There was no reason for Sestito to be in the game in the first place, outside of the fear of retribution from the Jets. Sestito played a total of 62 seconds in that game, got in a fight with someone who wasn’t involved in the previous incident, and injured a player who also wasn’t involved, all in the name of “protection.”

If the NHL had punished Malkin in any way, would Wheeler have felt the need to settle his own score, and forced the interjection of Sestito? It’s hard to say because it’s well ingrained in the hockey culture that sometimes you have to take things into your own hands, and it leads to disastrous results in many cases.

Just ask Steve Moore who had his career ended thanks to one of the most disgusting plays in NHL history, when Todd Bertuzzi sucker punched him, and then drove his head into the ice.

Moore had previously had a questionable hit on Markus Naslund and was not suspended, but drew the ire of many of the Vancouver Canucks’ players. Brad May put a “bounty” on Moore, while Bertuzzi himself disparaged his opponent.

In one of their following meetings, Moore stood up for himself, fought Matt Cooke and by all means should have ended everything. Bertuzzi then spent the rest of the game hunting him down, while Moore ignored him believing the score to be settled, and the rest is a stain on the history books of the NHL. Bertuzzi’s assault broke three vertebrae, gave Moore a grade-three concussion among numerous other injuries, ultimately ending his career.

This isn’t to say that Domi will have to deal with a similar issue, but based on the statements from the opposing players and the animosity between the two, it’s something that should be taken with the utmost seriousness.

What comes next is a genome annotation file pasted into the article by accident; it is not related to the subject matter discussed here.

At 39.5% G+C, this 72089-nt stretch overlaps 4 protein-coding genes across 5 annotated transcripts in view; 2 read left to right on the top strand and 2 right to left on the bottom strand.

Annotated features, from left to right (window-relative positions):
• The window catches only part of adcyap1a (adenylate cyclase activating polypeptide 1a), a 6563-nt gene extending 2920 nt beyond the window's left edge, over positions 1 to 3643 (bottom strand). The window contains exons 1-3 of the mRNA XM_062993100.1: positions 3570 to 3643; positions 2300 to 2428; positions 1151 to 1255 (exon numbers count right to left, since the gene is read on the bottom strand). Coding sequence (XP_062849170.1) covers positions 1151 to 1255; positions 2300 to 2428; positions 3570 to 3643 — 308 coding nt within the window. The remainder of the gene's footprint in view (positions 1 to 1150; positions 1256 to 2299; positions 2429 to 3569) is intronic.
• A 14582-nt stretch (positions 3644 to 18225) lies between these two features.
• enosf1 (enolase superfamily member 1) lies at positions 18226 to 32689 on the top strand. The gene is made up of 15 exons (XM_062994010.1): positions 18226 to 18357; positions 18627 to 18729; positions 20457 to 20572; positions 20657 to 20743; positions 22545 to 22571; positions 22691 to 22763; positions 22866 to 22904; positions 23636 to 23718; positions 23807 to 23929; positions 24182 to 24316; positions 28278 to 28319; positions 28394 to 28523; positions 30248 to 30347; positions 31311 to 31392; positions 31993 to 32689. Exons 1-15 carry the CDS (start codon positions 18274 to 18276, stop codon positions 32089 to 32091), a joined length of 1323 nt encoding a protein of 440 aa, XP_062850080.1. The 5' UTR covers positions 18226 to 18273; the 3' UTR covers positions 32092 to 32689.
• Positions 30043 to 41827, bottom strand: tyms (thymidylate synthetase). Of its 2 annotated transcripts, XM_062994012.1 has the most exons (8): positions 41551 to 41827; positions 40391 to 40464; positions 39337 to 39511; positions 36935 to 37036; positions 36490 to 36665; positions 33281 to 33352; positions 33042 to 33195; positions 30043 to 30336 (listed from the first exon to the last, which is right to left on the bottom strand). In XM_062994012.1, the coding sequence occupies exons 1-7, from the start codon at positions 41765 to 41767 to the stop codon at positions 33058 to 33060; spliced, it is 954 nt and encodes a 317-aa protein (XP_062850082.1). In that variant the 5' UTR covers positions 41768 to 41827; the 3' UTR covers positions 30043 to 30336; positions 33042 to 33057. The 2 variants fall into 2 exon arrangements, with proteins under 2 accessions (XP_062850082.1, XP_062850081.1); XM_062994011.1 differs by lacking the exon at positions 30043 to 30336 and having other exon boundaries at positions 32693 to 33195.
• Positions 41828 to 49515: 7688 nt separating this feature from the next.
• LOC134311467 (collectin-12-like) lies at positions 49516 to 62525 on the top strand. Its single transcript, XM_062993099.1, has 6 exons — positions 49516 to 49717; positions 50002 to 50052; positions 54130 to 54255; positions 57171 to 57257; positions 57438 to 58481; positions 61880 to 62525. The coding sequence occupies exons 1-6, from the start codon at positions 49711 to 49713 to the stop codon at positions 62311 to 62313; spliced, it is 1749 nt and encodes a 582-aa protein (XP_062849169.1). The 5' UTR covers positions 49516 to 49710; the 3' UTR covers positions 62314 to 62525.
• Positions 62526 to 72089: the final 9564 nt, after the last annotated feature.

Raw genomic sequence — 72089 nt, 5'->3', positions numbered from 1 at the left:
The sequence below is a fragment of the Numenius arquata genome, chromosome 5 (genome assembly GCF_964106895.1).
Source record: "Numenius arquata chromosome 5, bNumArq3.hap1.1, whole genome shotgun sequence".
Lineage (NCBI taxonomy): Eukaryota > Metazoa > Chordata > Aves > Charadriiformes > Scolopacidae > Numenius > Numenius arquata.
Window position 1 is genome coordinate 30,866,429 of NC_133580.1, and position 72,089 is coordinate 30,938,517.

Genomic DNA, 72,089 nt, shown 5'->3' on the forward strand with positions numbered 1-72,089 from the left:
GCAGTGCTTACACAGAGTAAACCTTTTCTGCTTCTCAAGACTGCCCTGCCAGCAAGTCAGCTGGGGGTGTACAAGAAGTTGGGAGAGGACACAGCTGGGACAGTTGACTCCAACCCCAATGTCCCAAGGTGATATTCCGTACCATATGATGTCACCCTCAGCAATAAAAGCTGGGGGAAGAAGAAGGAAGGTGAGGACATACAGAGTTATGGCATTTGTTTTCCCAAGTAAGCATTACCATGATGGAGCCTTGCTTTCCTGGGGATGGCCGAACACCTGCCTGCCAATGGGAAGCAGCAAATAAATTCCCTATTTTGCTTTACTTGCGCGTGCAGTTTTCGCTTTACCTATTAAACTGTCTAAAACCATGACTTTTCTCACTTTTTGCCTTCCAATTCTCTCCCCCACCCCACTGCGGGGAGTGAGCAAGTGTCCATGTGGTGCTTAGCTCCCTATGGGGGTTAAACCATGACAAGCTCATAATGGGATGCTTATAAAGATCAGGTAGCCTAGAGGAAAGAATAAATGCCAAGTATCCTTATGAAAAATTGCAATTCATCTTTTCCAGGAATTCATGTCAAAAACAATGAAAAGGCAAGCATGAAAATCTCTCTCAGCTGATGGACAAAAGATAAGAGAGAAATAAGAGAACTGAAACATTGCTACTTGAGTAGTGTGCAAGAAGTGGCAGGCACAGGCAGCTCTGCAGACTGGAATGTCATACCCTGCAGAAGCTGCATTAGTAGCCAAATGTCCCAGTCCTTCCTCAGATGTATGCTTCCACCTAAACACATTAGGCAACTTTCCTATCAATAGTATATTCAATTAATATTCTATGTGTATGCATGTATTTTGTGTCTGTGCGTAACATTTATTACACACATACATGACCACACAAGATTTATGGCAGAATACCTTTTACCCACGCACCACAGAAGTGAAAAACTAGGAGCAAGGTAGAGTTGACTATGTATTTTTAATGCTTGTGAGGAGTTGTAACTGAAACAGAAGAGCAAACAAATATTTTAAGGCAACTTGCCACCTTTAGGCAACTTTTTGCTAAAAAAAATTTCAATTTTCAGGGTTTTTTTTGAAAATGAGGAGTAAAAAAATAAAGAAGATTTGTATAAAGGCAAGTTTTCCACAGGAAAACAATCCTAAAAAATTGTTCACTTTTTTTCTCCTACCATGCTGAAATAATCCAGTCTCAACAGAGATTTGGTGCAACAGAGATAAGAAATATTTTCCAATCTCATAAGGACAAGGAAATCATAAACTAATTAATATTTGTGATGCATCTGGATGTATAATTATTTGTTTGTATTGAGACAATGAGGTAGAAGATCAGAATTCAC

Currently on the Panthers’ roster is one Micheal Haley, he of 25 career points and 562 penalty minutes, largely from his history of pugilism on the ice. Last year alone, Haley racked up 212 penalty minutes, and has a laundry list of plays revolving around him losing his temper, including his participation in the infamous “Fight Night” between the Penguins and New York Islanders, and punching an unsuspecting Calle Jarnkrok two seasons ago.

It’s a powder keg waiting to go off when Montreal visits Florida on December 28, and if the NHL is smart they’ll have parameters in place to mitigate what could turn into an ugly affair. Part of this hostility lays at their feet as it was the punishment handed out by the Department of Player Safety that Ekblad and his teammates found to be not nearly enough.

The long history of revenge culture on the ice is littered with horrifying examples of unsportsmanlike conduct, cheap shots, and generally terrible conduct in all aspects. It’s something that needs to be put to rest quickly, and if the Panthers do attempt to make good on their threats, the NHL needs to come down swiftly and harshly. The league, in the midst of a major concussion lawsuit, cannot allow players to threaten, and possibly follow through on injuring, opponents.

It’s not safe, and it’s certainly not hockey.